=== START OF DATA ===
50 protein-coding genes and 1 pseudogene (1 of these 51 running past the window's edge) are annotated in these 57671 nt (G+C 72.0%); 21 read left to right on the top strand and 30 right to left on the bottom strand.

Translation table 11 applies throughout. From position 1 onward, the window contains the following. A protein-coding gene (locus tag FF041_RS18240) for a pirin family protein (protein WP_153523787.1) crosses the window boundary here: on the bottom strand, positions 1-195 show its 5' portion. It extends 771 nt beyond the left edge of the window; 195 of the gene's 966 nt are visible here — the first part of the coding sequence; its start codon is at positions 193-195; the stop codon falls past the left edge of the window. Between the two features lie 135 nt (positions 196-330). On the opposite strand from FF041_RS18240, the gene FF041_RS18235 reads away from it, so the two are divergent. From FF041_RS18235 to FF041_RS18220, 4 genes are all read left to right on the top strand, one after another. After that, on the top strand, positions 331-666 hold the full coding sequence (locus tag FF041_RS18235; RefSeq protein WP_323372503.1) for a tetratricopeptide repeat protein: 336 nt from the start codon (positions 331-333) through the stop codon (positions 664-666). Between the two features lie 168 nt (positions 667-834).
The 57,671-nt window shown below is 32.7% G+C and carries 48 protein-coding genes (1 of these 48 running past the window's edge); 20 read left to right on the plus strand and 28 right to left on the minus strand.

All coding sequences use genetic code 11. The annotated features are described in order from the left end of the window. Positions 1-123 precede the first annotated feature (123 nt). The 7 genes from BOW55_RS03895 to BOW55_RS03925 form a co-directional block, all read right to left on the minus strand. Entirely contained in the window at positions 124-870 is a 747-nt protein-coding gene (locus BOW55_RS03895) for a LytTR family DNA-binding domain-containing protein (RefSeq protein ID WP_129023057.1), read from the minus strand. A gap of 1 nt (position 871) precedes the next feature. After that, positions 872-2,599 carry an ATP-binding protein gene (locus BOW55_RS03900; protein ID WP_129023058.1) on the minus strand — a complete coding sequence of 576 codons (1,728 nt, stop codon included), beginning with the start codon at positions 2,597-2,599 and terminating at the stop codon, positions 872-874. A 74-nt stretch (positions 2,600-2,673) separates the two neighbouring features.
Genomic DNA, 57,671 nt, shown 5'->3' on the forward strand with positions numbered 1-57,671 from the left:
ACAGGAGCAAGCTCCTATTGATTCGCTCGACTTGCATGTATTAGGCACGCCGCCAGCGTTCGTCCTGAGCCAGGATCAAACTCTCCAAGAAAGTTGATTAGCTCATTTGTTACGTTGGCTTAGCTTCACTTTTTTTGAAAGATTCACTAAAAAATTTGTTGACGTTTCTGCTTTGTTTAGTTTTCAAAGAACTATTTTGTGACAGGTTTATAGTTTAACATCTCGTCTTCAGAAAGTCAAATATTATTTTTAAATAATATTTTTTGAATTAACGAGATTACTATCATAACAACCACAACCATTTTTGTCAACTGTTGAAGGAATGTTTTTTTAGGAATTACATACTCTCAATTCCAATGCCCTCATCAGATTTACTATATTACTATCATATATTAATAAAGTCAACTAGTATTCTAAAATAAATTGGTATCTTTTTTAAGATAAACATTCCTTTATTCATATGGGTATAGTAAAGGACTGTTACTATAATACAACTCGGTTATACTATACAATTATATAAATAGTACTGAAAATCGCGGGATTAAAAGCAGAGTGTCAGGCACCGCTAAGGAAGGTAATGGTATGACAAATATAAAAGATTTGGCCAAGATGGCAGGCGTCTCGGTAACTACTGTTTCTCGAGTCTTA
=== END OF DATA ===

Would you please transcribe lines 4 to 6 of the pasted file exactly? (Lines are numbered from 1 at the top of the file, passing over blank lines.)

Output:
All coding sequences use genetic code 11. The annotated features are described in order from the left end of the window. Positions 1-123 precede the first annotated feature (123 nt). The 7 genes from BOW55_RS03895 to BOW55_RS03925 form a co-directional block, all read right to left on the minus strand. Entirely contained in the window at positions 124-870 is a 747-nt protein-coding gene (locus BOW55_RS03895) for a LytTR family DNA-binding domain-containing protein (RefSeq protein ID WP_129023057.1), read from the minus strand. A gap of 1 nt (position 871) precedes the next feature. After that, positions 872-2,599 carry an ATP-binding protein gene (locus BOW55_RS03900; protein ID WP_129023058.1) on the minus strand — a complete coding sequence of 576 codons (1,728 nt, stop codon included), beginning with the start codon at positions 2,597-2,599 and terminating at the stop codon, positions 872-874. A 74-nt stretch (positions 2,600-2,673) separates the two neighbouring features.
Genomic DNA, 57,671 nt, shown 5'->3' on the forward strand with positions numbered 1-57,671 from the left:
ACAGGAGCAAGCTCCTATTGATTCGCTCGACTTGCATGTATTAGGCACGCCGCCAGCGTTCGTCCTGAGCCAGGATCAAACTCTCCAAGAAAGTTGATTAGCTCATTTGTTACGTTGGCTTAGCTTCACTTTTTTTGAAAGATTCACTAAAAAATTTGTTGACGTTTCTGCTTTGTTTAGTTTTCAAAGAACTATTTTGTGACAGGTTTATAGTTTAACATCTCGTCTTCAGAAAGTCAAATATTATTTTTAAATAATATTTTTTGAATTAACGAGATTACTATCATAACAACCACAACCATTTTTGTCAACTGTTGAAGGAATGTTTTTTTAGGAATTACATACTCTCAATTCCAATGCCCTCATCAGATTTACTATATTACTATCATATATTAATAAAGTCAACTAGTATTCTAAAATAAATTGGTATCTTTTTTAAGATAAACATTCCTTTATTCATATGGGTATAGTAAAGGACTGTTACTATAATACAACTCGGTTATACTATACAATTATATAAATAGTACTGAAAATCGCGGGATTAAAAGCAGAGTGTCAGGCACCGCTAAGGAAGGTAATGGTATGACAAATATAAAAGATTTGGCCAAGATGGCAGGCGTCTCGGTAACTACTGTTTCTCGAGTCTTA